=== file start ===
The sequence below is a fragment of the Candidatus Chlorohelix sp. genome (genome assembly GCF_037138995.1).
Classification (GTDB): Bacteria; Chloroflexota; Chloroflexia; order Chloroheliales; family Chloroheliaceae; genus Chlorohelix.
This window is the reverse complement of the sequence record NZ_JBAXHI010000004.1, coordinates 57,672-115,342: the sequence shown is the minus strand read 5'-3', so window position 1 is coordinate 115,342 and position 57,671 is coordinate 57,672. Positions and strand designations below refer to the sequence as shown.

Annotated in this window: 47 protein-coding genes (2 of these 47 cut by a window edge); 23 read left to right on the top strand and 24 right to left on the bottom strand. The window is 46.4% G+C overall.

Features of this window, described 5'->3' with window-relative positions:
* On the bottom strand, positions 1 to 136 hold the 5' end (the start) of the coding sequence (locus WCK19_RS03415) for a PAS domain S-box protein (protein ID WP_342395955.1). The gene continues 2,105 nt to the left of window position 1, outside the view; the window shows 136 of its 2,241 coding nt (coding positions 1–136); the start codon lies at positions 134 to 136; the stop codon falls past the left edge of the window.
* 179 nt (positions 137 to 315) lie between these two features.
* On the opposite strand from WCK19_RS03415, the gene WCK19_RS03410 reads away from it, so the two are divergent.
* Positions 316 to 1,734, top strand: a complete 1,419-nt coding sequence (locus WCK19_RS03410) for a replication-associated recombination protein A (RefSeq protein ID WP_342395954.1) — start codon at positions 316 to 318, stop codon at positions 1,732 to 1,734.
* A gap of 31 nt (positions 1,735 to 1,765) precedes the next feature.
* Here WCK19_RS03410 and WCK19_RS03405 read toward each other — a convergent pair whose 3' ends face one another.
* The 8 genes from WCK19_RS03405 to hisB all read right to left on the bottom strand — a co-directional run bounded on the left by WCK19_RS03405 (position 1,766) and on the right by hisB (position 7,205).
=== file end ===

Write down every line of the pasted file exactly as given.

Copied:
The sequence below is a fragment of the Candidatus Chlorohelix sp. genome (genome assembly GCF_037138995.1).
Classification (GTDB): Bacteria; Chloroflexota; Chloroflexia; order Chloroheliales; family Chloroheliaceae; genus Chlorohelix.
This window is the reverse complement of the sequence record NZ_JBAXHI010000004.1, coordinates 57,672-115,342: the sequence shown is the minus strand read 5'-3', so window position 1 is coordinate 115,342 and position 57,671 is coordinate 57,672. Positions and strand designations below refer to the sequence as shown.

Annotated in this window: 47 protein-coding genes (2 of these 47 cut by a window edge); 23 read left to right on the top strand and 24 right to left on the bottom strand. The window is 46.4% G+C overall.

Features of this window, described 5'->3' with window-relative positions:
* On the bottom strand, positions 1 to 136 hold the 5' end (the start) of the coding sequence (locus WCK19_RS03415) for a PAS domain S-box protein (protein ID WP_342395955.1). The gene continues 2,105 nt to the left of window position 1, outside the view; the window shows 136 of its 2,241 coding nt (coding positions 1–136); the start codon lies at positions 134 to 136; the stop codon falls past the left edge of the window.
* 179 nt (positions 137 to 315) lie between these two features.
* On the opposite strand from WCK19_RS03415, the gene WCK19_RS03410 reads away from it, so the two are divergent.
* Positions 316 to 1,734, top strand: a complete 1,419-nt coding sequence (locus WCK19_RS03410) for a replication-associated recombination protein A (RefSeq protein ID WP_342395954.1) — start codon at positions 316 to 318, stop codon at positions 1,732 to 1,734.
* A gap of 31 nt (positions 1,735 to 1,765) precedes the next feature.
* Here WCK19_RS03410 and WCK19_RS03405 read toward each other — a convergent pair whose 3' ends face one another.
* The 8 genes from WCK19_RS03405 to hisB all read right to left on the bottom strand — a co-directional run bounded on the left by WCK19_RS03405 (position 1,766) and on the right by hisB (position 7,205).